Brown Trout - Salmo trutta

Brown Trout - Photo credit: Bill Byrne, MA Division of Fisheries and Wildlife

Habitat requirements and life history: The brown trout, native to Europe, northern Africa and western Asia, was introduced to Massachusetts in the late 1880s. Brown trout inhabit rivers, lakes and reservoirs and tolerates warmer and siltier water than other trouts. It is widely stocked and self-sustaining populations have been established in many of the same waters as brook trout. As with brook trout, wild browns in headwater streams average only 5-6 inches, whereas stocked fish are usually twice as large. It can survive where brook and rainbow trouts cannot. The brown trout often feed at night on insects, other arthropods, frogs and fishes. In the fall, brown trout move upstream to spawn. The female excavates a nest (redd) in gravel on the stream bottom, where the eggs are laid and fertilized. The embryos develop over the winter under a layer of gravel. The fry hatch in the spring. (Sources: Freshwater Fishes of the Carolinas, Virginia, Maryland, & Delaware, Massachusetts Wildlife, No. 2, 2000, Special Fishing Issue and AMC Guide to Freshwater Fishing in New England)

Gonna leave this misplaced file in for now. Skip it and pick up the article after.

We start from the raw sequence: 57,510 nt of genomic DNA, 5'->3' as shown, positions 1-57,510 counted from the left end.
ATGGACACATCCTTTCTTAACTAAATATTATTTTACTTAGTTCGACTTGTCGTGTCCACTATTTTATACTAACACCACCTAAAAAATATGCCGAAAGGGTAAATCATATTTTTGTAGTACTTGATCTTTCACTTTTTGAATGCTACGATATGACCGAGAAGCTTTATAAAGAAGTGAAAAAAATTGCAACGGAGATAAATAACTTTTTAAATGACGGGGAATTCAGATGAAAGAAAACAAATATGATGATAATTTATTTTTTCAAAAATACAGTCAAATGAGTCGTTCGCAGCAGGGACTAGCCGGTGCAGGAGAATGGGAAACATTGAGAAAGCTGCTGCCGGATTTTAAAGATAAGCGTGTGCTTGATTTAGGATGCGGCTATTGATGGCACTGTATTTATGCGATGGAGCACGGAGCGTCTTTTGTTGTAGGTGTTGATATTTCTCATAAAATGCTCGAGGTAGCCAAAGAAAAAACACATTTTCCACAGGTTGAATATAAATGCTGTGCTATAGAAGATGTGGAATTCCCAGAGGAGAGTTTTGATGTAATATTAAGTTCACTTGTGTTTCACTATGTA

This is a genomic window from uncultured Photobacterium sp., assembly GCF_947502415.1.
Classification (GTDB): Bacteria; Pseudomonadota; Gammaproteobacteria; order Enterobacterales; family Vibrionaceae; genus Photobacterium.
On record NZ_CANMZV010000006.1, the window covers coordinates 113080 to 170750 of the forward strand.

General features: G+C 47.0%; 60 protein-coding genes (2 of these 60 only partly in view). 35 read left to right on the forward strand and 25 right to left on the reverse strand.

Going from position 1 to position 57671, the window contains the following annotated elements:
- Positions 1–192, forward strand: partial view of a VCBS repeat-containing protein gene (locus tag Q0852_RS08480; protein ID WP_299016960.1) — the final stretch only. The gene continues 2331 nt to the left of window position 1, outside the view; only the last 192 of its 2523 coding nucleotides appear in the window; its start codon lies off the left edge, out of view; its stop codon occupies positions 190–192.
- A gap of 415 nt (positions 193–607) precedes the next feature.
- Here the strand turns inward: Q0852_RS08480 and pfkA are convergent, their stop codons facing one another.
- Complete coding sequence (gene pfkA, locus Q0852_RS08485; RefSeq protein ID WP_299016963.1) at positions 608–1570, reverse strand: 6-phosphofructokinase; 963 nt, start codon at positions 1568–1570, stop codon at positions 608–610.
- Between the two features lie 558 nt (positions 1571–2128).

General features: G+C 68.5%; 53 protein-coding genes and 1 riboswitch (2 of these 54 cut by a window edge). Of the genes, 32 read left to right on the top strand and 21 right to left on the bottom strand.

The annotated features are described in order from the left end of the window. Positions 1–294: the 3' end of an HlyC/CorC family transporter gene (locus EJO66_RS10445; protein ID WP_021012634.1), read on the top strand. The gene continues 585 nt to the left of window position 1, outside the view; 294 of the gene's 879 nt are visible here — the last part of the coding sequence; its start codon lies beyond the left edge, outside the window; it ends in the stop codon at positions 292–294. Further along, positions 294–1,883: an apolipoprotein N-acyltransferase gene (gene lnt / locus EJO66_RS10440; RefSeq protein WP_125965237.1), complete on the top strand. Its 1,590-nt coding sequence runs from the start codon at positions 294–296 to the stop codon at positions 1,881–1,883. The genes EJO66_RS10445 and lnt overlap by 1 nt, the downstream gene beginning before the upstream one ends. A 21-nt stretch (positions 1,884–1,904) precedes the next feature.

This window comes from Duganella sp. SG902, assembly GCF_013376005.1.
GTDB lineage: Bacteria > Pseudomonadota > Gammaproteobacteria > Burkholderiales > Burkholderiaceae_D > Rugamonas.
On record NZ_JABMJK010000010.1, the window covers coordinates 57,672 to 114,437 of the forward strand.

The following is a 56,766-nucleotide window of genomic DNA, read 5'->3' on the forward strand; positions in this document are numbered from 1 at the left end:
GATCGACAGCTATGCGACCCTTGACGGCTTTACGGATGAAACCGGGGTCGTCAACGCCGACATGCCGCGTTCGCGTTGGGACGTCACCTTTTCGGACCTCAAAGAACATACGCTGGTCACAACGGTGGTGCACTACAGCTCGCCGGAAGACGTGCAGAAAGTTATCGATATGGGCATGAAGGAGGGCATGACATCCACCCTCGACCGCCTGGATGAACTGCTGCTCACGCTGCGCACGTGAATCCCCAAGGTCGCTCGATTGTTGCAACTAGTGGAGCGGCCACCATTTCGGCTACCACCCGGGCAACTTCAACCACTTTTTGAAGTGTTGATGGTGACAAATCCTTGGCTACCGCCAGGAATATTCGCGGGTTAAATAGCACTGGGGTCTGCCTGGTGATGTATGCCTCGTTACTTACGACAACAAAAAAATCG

Learn about stocking of brown trout.

Total length: 8-10 inches (up to 15 inches)
Pollution tolerance (US EPA): Intolerant
Classification: Fluvial specialist

Number of fish found during 1954 & 2001 Fish Surveys*:

Location No. of Fish 1954 No. of Fish 2001
Assabet River 12 20
Danforth Brook   3
Great Brook   2
Guggins Brook   1
Hog Brook   2
Nashoba Brook 26  
North Brook 3 2
Spencer Brook 1  
Total 42 30

DFW. 2001. Assabet Watershed Fish Survey. Mass. Division of Fisheries and Wildlife (MassWildlife), Westborough, MA.

Schlotterbeck, L.C. and W.A. Tompkins. 1954. "A Fisheries Investigation of the Merrimack and Ipswich River Drainages." Bureau of Wildlife Research and Management, Mass. Division of Fisheries and Wildlife, Westborough, MA.